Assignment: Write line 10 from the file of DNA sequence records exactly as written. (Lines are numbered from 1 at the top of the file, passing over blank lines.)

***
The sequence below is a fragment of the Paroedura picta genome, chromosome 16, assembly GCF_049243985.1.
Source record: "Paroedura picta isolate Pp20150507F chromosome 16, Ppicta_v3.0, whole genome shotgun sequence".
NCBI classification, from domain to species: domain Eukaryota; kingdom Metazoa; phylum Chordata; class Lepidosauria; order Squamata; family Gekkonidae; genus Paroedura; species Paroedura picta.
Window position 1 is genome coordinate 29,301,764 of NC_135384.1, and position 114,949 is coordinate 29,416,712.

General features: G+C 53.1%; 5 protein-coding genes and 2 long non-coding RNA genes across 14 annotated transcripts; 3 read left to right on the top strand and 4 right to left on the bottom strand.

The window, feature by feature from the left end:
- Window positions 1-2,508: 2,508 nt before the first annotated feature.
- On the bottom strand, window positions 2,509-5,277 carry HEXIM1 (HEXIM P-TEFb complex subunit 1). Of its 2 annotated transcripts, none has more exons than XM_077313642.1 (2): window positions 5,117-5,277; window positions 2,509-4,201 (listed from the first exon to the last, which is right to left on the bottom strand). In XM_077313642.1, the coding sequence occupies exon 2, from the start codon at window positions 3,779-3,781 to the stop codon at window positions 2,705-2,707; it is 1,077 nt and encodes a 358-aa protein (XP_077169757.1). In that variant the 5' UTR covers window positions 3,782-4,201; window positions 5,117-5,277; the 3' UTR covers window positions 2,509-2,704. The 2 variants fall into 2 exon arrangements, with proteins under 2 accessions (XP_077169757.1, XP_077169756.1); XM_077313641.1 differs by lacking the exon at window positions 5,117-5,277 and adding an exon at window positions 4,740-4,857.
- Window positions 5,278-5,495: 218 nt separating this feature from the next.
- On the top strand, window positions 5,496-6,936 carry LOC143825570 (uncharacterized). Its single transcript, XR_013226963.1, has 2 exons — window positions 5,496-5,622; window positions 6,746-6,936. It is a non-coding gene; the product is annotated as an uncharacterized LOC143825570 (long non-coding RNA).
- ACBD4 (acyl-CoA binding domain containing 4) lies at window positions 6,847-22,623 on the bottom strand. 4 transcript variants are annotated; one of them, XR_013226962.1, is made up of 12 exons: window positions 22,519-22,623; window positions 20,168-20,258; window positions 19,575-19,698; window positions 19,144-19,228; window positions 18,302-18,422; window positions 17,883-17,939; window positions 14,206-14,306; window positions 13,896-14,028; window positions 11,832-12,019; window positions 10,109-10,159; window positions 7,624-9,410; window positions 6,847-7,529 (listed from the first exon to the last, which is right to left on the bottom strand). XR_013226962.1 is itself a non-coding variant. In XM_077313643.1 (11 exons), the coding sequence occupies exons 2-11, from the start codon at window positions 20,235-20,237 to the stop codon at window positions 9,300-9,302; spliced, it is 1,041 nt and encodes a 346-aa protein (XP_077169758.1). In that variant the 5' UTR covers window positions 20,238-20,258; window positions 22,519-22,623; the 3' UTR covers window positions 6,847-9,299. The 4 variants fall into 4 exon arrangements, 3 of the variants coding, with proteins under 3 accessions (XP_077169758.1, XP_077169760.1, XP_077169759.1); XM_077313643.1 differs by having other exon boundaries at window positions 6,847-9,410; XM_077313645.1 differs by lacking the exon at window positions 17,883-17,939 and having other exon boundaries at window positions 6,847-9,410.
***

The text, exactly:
- On the top strand, window positions 5,496-6,936 carry LOC143825570 (uncharacterized). Its single transcript, XR_013226963.1, has 2 exons — window positions 5,496-5,622; window positions 6,746-6,936. It is a non-coding gene; the product is annotated as an uncharacterized LOC143825570 (long non-coding RNA).